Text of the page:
The Tata Zoological Park on Thursday became the only Indian zoo to house lions of pure African origin with the National Zoological Gardens (NSG) at Pretoria in South Africa sending it five one-year-old African cubs, two of whom are males and three females.
All the five lions arrived safely at the Netaji Subhas Chandra Bose International Airport Kolkata and were received by a four-member team of the zoological park. Later the cubs were taken to Jamshedpur in a truck.
The zoo authorities said the cubs would be kept in a special enclosure for 30 days after which they would be open to visitors.
The National Zoological Garden in Pretoria and the Zoological Society in Jamshedpur signed the pact for the cubs’ transfer as part of an exchange programme last year.”It is a long-term collaboration for exchanging surplus animals,”said Bipul Chakraborty, director, Tata Zoological Park.
ILKEEK-LEMEDUNG’I, Kenya — Crouching at dawn in the savannah’s tall grass, the lions tore through the flesh of eight goats. Dogs barked, women screamed and men with the rank of warrior in this village of Maasai tribesman gathered their spears.
Kenya Wildlife Service rangers responded to the attack, but arrived without a veterinarian and no way to tranquilize the eight lions and remove them from Ilkeek-Lemedung’I, a settlement of mud and stone homes not far from the edges of Nairobi National Park.
In the end, the Maasai men — who come from a tribe renowned for its hunting skills — grew tired of waiting, said Charity Kingangir, whose father’s goats were attacked Wednesday. The men speared the lions, killing six: two adult lionesses, two younger lions and two cubs.
The lions had killed eight goats, each worth about $60.
Wednesday’s killings highlight the growing threat to Kenya’s wildlife posed by the rapid expansion of its capital. A week earlier, residents from another village on Nairobi’s outskirts killed a leopard that had eaten a goat. Last month, wildlife service agents shot and killed a lion moving around the Nairobi suburb of Karen. On Thursday, three lions attacked and killed three goats outside Nairobi National Park. Rangers chased the lions back to the park.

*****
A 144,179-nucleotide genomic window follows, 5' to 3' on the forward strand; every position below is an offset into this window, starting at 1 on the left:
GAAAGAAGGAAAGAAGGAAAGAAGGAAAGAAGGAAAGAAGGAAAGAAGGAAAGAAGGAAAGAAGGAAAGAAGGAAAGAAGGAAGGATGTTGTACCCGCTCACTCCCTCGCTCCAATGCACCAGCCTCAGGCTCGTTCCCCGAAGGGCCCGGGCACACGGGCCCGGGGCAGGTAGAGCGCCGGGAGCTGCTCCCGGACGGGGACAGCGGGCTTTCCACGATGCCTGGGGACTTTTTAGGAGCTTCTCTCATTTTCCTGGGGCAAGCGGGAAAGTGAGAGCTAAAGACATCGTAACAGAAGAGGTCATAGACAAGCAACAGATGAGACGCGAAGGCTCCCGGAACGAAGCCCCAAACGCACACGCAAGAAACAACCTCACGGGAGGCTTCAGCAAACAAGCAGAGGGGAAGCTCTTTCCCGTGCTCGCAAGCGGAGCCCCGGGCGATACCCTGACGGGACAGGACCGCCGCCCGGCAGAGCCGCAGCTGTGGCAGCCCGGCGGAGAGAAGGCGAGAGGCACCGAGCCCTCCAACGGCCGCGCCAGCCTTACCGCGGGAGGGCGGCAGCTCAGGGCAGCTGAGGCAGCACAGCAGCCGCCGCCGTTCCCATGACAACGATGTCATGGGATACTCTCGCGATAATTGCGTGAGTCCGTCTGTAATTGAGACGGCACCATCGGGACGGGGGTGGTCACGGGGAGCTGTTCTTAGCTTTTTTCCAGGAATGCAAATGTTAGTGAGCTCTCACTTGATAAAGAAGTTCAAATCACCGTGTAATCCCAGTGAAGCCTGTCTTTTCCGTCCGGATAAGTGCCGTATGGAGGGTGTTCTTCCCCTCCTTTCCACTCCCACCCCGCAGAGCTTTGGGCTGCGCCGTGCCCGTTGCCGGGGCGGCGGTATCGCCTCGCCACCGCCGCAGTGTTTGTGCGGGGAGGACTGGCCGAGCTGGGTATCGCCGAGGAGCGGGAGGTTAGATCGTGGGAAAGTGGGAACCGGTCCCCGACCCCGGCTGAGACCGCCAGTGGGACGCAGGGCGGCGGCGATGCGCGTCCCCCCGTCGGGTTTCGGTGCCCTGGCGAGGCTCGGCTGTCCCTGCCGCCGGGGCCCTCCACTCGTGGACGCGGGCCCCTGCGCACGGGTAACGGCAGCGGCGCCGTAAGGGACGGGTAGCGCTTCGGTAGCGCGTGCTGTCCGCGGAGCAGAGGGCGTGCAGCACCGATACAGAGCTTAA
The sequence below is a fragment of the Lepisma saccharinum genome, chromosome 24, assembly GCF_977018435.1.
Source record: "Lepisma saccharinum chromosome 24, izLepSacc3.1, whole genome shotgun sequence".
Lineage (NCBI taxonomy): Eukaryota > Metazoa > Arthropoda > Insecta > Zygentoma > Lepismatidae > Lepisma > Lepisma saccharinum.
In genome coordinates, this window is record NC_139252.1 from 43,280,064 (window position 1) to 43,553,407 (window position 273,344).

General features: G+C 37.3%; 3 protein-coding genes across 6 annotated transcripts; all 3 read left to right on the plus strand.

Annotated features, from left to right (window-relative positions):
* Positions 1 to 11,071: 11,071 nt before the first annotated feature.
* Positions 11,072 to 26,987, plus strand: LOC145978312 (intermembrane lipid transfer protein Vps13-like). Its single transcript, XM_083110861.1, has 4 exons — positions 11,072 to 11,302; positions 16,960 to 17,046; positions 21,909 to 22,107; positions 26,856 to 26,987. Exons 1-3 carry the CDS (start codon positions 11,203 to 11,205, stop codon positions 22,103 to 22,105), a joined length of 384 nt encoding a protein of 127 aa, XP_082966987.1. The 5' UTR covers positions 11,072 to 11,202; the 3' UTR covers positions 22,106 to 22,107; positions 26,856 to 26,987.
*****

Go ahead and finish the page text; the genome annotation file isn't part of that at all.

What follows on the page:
Earlier this week, the Kenya Wildlife Service sent out a public notice pleading with people who encounter wild animals “to desist from killing them.”
It summed up the problem in a posting on its Facebook page: “Do animals invade human space, or do humans invade animal space? How can we find tolerance for our wild neighbors? And how can we humanely remove them when they get a bit too close?”
As Nairobi enjoys a boom in apartment and road construction, an expanding population center is putting heavy pressure on the animals, especially big cats. Nairobi National Park is the only wildlife park in the world that lies in a country’s capital.
Killing lions is a crime in Kenya, but those who lose livestock to big cats frequently retaliate. About 100 lions are killed each year, and the country’s lion population has dropped to about 2,000. Lions, especially ones who leave Nairobi National Park, which is not completely fenced in, are at risk. After Wednesday’s killings, the park had 37 left, KWS estimates.
As Nairobi continues to grow, small towns that cropped up on its outskirts expand, fueled by the demand for low-cost housing from the city’s working class.
People are settling in traditional migratory corridors that wildlife from Nairobi’s park have long used to access the plains to the south around Tanzania’s Mount Kilimanjaro, or to travel to Kenya’s Maasai Mara in the country’s southwest, said Peter M. Ngau, a professor in the department of urban and regional planning at the University of Nairobi.
The herbivores migrate from the park in search of pasture during the dry season and the carnivores follow, KWS official Ann Kahihia said.
“Unfortunately the carnivores do not know the difference between livestock and wild animals. Once they get livestock they just kill them,” Kahihia said.
KWS Director Julius Kipngetich says the human population in the Kitengela area, where the six lions were killed, was low in the 1990s but has grown dramatically since the opening of an export processing zone there.